Uncle George says that he even has a likely candidate in mind, one who is not only inclined to a marriage of convenience by his personal inclinations, but who has given a hostage to fortune by involving himself in espionage for a foreign power while at Yale. A communist, I asked? Better yet, Uncle said: "A Fascist"! The real kind of Fascist, that is, it being some kind of matter of sending oil to Spain. 

Speaking of old secrets, Fanny has been going through Great Uncle's American ledgers. It turns out that our hazy memories were accurate, and that Mr. Eric Johnston does have a defaulted debt to us, although it turns out that it was his mother, or, rather, his grandfather, who contracted it. Unfortunately, the old man died in 1928. and part of the arrangement was, yes, you guessed it, a "marriage of convenience." It would not be very gracious of us to go to Mr. Johnston and demand repayment after the husband we secured for his mother abandoned the family!

Your sons are gone as from yesterday, departing for the South Seas and the atomic testing. "Miss V.C." is in Chicago, visiting her parents, and will go from there to New Haven to visit "Lieutenant A.," who is probably Uncle George's source for the New Haven conspiracy. Fortunately, "Mrs. Fat Chow," in whom I have vastly more confidence, assures me that in this case the lieutenant is not being more enthusiastic than competent. 

And so I am left rattling around the house with no-one to keep me company but three children and Fanny, waiting for everyone to return from their adventures. I have even made a few lunch dates with the University faculty. I have not the slightest notion that Jimmy Chow comes over when I am out to lunch, by the way.

Oh! That reminds me. Your eldest had his first board meeting just before he left, at Eimac, up in San Francisco. He is very excited about this, because it seems as though the company might be in the market for a tape-recorder! We shall see: transforming the thing from a shadowy promise for the future to an actual, marketable product would do wonders for the bottom line.


Friday, May 6, 2016

Shadow Pasts: Another Anti-Correllian 1940 With Meditations on the Debacle

"Posterity will hear of these Battles," said the most unfortunate Flight title ever.

The British Air Force in France, 10 May 1940*

Air ComponentThe 

Air Component Headquarters
HQ Air Component-
Air Vice-Marshall C.H.B. Blount

No 14 Group

HQ No. 14 Group-
Group Captain P.F. Fullard
60 (Fighter) Wing
HQ 60 Wing  Wing Commander J.A. Boret
85 SquadronHurricane Mk I  Lille-Seclin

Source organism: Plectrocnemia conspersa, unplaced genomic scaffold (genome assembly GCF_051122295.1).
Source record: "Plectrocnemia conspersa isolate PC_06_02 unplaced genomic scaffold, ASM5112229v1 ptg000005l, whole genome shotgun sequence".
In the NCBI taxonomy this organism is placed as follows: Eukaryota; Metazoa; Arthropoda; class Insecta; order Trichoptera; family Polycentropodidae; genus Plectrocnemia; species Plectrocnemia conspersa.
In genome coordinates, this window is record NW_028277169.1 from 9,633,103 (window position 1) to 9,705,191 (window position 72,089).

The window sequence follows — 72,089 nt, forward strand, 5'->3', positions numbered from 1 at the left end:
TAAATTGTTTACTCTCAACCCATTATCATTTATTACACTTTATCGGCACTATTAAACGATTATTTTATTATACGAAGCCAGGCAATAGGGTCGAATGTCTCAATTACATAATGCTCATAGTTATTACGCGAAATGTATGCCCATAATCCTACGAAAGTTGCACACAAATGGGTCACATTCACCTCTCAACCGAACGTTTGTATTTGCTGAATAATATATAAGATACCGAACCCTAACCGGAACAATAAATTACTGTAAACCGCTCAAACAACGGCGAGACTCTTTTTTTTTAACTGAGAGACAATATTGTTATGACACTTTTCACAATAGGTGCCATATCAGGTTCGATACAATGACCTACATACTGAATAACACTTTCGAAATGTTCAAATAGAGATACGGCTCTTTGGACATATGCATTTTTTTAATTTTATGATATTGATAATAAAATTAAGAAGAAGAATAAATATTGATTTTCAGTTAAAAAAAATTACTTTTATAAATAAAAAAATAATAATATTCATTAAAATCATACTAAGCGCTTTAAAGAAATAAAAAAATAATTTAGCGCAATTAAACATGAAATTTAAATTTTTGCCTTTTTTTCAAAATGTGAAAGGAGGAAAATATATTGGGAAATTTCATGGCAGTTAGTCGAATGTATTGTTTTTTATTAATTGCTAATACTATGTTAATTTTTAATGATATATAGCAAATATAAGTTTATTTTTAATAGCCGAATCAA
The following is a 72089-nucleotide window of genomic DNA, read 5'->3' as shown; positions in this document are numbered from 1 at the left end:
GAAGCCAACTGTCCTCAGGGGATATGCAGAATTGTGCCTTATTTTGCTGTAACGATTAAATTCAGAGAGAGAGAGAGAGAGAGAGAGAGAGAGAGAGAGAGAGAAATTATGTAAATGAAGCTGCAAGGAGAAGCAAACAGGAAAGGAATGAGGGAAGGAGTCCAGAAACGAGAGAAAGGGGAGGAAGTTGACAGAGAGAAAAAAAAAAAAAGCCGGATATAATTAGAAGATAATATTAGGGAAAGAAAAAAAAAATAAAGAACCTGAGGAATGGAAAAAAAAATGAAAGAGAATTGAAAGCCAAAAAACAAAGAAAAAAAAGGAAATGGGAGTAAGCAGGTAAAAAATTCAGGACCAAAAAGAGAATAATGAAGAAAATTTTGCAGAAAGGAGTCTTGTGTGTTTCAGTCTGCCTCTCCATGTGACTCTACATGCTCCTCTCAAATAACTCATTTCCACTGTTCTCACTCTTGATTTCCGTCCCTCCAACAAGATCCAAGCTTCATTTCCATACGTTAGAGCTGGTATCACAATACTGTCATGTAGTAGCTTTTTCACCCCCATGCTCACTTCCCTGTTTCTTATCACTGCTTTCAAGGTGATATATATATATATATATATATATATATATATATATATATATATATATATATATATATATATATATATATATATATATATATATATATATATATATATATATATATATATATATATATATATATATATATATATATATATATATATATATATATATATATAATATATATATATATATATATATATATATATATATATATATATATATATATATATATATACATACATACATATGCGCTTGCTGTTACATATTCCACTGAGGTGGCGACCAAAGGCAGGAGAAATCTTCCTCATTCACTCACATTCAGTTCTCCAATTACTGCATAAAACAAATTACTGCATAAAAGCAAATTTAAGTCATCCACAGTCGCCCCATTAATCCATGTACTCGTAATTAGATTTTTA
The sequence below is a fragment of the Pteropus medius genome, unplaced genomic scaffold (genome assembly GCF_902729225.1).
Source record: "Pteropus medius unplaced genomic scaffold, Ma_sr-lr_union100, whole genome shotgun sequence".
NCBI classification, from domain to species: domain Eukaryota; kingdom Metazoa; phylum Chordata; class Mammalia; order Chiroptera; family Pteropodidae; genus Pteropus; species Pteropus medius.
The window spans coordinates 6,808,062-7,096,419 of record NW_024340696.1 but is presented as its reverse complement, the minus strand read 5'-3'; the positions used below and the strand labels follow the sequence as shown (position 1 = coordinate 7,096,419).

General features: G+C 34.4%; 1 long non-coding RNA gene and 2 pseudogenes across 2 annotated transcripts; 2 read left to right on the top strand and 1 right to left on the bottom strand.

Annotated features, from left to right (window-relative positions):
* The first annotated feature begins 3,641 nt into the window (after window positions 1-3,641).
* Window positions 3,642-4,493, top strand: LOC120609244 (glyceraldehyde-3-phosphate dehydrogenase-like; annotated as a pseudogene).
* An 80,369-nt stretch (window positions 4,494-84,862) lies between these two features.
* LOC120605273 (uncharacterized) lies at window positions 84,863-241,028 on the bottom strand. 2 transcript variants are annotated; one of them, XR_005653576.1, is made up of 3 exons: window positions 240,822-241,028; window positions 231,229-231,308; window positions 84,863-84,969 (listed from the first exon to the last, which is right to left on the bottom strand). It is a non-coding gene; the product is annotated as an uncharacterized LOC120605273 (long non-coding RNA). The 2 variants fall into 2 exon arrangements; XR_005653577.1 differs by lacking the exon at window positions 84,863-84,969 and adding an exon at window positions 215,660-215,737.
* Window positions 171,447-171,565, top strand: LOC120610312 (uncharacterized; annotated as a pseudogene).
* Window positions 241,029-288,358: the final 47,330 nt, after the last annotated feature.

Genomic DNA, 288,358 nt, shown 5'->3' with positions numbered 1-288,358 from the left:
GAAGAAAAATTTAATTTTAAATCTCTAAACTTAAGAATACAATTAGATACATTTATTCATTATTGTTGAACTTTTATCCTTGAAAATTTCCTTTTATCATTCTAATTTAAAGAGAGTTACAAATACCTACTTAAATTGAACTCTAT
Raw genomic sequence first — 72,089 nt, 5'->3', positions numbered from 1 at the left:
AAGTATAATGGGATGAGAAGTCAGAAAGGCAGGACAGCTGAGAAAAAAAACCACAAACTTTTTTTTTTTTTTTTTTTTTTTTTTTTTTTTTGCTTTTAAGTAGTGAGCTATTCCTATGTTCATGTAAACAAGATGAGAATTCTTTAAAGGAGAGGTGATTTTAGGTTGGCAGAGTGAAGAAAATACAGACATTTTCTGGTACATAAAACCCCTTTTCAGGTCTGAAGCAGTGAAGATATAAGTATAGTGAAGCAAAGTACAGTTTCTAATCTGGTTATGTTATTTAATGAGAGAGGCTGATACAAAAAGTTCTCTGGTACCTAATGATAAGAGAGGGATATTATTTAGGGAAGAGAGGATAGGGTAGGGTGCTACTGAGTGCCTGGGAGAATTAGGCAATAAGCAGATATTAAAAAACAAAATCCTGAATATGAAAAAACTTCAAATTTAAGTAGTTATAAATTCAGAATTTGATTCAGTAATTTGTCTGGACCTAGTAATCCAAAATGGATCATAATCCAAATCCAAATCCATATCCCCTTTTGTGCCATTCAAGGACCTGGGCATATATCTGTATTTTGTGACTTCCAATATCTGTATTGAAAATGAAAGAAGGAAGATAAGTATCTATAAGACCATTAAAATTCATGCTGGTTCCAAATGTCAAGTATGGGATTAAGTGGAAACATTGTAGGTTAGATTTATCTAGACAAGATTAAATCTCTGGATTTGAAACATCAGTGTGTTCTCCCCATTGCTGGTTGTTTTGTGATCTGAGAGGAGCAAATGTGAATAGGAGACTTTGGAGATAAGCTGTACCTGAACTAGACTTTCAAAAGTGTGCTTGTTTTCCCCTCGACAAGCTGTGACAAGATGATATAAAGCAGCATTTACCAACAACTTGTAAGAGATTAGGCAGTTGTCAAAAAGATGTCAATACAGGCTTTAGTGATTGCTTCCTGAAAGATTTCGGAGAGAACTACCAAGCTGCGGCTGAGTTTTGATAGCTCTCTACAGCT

87 SquadronHurricane Mk I  Senon
61 (Fighter) Wing
HQ 61 Wing  Wing Commander R.Y. Eccles
607 SquadronHurricane Mk I
615 SquadronHurricane Mk I
  A flight : Le Touquet
B flight : Abbeville
63 (Fighter) Wing - created on 10 May 1940
HQ 63 Wing  ?only mentioned in source (2)
3 SquadronHurricane Mk I  Merville
79 SquadronHurricane Mk I  Merville
70 (Bomber Reconnaissance) Wing
HQ 70 Wing  Wing Commander W.A. Opie
18 SquadronBlenheim Mk V  
57 SquadronBlenheim Mk V  
52 (Bomber) Wing
HQ 52 Wing  Wing Commander A.F. Hutton
53 SquadronBlenheim Mk IV  
55 (?) Squadron  source (2) says 59 Squadron
50 (Army Co-operation) Wing
HQ 50 Wing  Group Captain A.R. Churchman
4 SquadronLysander  
13 SquadronLysander  
16 SquadronLysander
51 (Army Co-operation) Wing
HQ 51 Wing  Wing Commander A.H. Flower
2 SquadronLysander  
26 SquadronLysander  
81 (C) SquadronDragonCommunications Squadron

Advanced Air Striking Force

Advanced Air Striking Force Headquarters
HQ Air Component-
Air Vice-Marshall P.H.L. Playfair
67 (Fighter) Wing
HQ 67 Wing  Wing Co. C. Walter
1 SquadronHurricane Mk I
73 SquadronHurricane Mk I
212 SquadronPhotographic Recce Squadron. Only mentioned in source (1)
501 SquadronHurricane Mk I
 BethenvilleArrived 10 May 1940. Only mentioned in source (2)
No. 71 (Bomber) Wing
HQ 71 Wing  Air Commodore R.M. Field
105 SquadronFairey Battle
114 SquadronBlenheim Mk IV
139 SquadronBlenheim Mk IV
150 SquadronFairey Battle
75 (Bomber) Wing
HQ 75 Wing  Group Captain A.H. Wann
88 SquadronFairey Battle
103 SquadronFairey Battle
208 SquadronFairey Battle
Auberivesource (2) gives 218 Squadron instead
76 (Bomber) Wing
HQ 76 Wing  Group Captain H.S. Kerby
12 SquadronFairey Battle
142 SquadronFairey Battle
226 SquadronFairey Battle
98 SquadronFairey Battle  Nantes Acted as a reserve for Fairey Battle squadrons. Only mentioned in source (2)


  • (1) The War in France and Flanders, L.F. ELLIS, London : Her Majesty's Stationery Office, 1953. SO Code : No. 63-111-2-2*
  • (2) La campagne de France (1e partie) : La bataille du NordBatailles A√©riennes no. 7 Jan-Feb-Mar 1999